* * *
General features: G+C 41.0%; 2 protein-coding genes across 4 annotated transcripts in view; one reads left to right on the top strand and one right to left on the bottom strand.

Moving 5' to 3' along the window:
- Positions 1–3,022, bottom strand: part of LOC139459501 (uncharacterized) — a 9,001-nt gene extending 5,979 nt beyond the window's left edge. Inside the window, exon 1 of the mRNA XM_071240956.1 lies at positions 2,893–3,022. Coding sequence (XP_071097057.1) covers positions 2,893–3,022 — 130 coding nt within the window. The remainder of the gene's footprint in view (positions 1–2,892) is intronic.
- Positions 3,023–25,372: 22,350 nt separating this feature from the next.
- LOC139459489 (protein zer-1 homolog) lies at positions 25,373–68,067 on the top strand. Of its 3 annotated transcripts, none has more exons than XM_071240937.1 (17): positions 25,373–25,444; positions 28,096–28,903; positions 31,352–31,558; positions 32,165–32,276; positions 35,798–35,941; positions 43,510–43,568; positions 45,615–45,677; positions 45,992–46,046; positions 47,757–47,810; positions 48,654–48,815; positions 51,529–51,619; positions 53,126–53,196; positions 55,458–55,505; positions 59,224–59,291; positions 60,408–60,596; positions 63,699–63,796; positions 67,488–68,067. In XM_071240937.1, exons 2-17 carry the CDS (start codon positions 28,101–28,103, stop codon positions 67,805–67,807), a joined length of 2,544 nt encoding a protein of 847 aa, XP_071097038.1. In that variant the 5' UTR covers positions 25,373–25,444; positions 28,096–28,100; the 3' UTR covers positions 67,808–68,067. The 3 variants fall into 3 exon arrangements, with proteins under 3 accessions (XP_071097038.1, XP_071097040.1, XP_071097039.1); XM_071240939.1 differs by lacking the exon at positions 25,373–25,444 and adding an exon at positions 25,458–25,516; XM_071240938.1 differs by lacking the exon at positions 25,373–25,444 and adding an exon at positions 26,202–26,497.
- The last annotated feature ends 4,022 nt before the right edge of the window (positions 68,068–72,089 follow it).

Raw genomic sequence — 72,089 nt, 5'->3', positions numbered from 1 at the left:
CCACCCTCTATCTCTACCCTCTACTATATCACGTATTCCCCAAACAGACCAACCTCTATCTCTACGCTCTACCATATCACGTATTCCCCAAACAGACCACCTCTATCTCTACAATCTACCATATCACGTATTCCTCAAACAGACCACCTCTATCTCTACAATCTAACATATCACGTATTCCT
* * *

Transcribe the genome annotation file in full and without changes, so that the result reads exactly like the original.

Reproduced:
General features: G+C 41.0%; 2 protein-coding genes across 4 annotated transcripts in view; one reads left to right on the top strand and one right to left on the bottom strand.

Moving 5' to 3' along the window:
- Positions 1–3,022, bottom strand: part of LOC139459501 (uncharacterized) — a 9,001-nt gene extending 5,979 nt beyond the window's left edge. Inside the window, exon 1 of the mRNA XM_071240956.1 lies at positions 2,893–3,022. Coding sequence (XP_071097057.1) covers positions 2,893–3,022 — 130 coding nt within the window. The remainder of the gene's footprint in view (positions 1–2,892) is intronic.
- Positions 3,023–25,372: 22,350 nt separating this feature from the next.
- LOC139459489 (protein zer-1 homolog) lies at positions 25,373–68,067 on the top strand. Of its 3 annotated transcripts, none has more exons than XM_071240937.1 (17): positions 25,373–25,444; positions 28,096–28,903; positions 31,352–31,558; positions 32,165–32,276; positions 35,798–35,941; positions 43,510–43,568; positions 45,615–45,677; positions 45,992–46,046; positions 47,757–47,810; positions 48,654–48,815; positions 51,529–51,619; positions 53,126–53,196; positions 55,458–55,505; positions 59,224–59,291; positions 60,408–60,596; positions 63,699–63,796; positions 67,488–68,067. In XM_071240937.1, exons 2-17 carry the CDS (start codon positions 28,101–28,103, stop codon positions 67,805–67,807), a joined length of 2,544 nt encoding a protein of 847 aa, XP_071097038.1. In that variant the 5' UTR covers positions 25,373–25,444; positions 28,096–28,100; the 3' UTR covers positions 67,808–68,067. The 3 variants fall into 3 exon arrangements, with proteins under 3 accessions (XP_071097038.1, XP_071097040.1, XP_071097039.1); XM_071240939.1 differs by lacking the exon at positions 25,373–25,444 and adding an exon at positions 25,458–25,516; XM_071240938.1 differs by lacking the exon at positions 25,373–25,444 and adding an exon at positions 26,202–26,497.
- The last annotated feature ends 4,022 nt before the right edge of the window (positions 68,068–72,089 follow it).

Raw genomic sequence — 72,089 nt, 5'->3', positions numbered from 1 at the left:
CCACCCTCTATCTCTACCCTCTACTATATCACGTATTCCCCAAACAGACCAACCTCTATCTCTACGCTCTACCATATCACGTATTCCCCAAACAGACCACCTCTATCTCTACAATCTACCATATCACGTATTCCTCAAACAGACCACCTCTATCTCTACAATCTAACATATCACGTATTCCT